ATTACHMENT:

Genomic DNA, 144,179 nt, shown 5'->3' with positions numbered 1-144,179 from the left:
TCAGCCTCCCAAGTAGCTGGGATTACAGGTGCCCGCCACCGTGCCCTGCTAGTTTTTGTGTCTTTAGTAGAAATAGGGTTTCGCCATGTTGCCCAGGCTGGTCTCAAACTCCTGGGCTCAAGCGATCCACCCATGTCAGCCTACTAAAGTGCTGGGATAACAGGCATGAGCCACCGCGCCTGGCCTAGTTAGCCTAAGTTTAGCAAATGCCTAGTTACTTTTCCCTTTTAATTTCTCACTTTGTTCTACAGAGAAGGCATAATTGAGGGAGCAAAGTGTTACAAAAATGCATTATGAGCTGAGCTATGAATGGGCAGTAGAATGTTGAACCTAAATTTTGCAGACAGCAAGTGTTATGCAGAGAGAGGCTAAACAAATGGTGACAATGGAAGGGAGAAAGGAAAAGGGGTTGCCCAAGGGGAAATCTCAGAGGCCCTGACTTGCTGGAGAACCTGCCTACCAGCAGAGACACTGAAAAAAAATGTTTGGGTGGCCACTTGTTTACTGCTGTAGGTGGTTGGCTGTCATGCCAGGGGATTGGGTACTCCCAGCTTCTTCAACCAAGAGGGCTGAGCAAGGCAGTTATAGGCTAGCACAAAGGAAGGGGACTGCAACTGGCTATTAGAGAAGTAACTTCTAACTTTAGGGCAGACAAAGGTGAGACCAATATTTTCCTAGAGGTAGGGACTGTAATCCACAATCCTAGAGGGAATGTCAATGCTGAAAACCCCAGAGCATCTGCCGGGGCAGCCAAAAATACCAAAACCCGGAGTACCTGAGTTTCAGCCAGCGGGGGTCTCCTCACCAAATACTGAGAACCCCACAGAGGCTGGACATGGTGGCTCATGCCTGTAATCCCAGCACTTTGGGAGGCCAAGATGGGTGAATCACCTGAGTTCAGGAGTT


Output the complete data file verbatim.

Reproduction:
Genomic DNA, 144,179 nt, shown 5'->3' with positions numbered 1-144,179 from the left:
TCAGCCTCCCAAGTAGCTGGGATTACAGGTGCCCGCCACCGTGCCCTGCTAGTTTTTGTGTCTTTAGTAGAAATAGGGTTTCGCCATGTTGCCCAGGCTGGTCTCAAACTCCTGGGCTCAAGCGATCCACCCATGTCAGCCTACTAAAGTGCTGGGATAACAGGCATGAGCCACCGCGCCTGGCCTAGTTAGCCTAAGTTTAGCAAATGCCTAGTTACTTTTCCCTTTTAATTTCTCACTTTGTTCTACAGAGAAGGCATAATTGAGGGAGCAAAGTGTTACAAAAATGCATTATGAGCTGAGCTATGAATGGGCAGTAGAATGTTGAACCTAAATTTTGCAGACAGCAAGTGTTATGCAGAGAGAGGCTAAACAAATGGTGACAATGGAAGGGAGAAAGGAAAAGGGGTTGCCCAAGGGGAAATCTCAGAGGCCCTGACTTGCTGGAGAACCTGCCTACCAGCAGAGACACTGAAAAAAAATGTTTGGGTGGCCACTTGTTTACTGCTGTAGGTGGTTGGCTGTCATGCCAGGGGATTGGGTACTCCCAGCTTCTTCAACCAAGAGGGCTGAGCAAGGCAGTTATAGGCTAGCACAAAGGAAGGGGACTGCAACTGGCTATTAGAGAAGTAACTTCTAACTTTAGGGCAGACAAAGGTGAGACCAATATTTTCCTAGAGGTAGGGACTGTAATCCACAATCCTAGAGGGAATGTCAATGCTGAAAACCCCAGAGCATCTGCCGGGGCAGCCAAAAATACCAAAACCCGGAGTACCTGAGTTTCAGCCAGCGGGGGTCTCCTCACCAAATACTGAGAACCCCACAGAGGCTGGACATGGTGGCTCATGCCTGTAATCCCAGCACTTTGGGAGGCCAAGATGGGTGAATCACCTGAGTTCAGGAGTT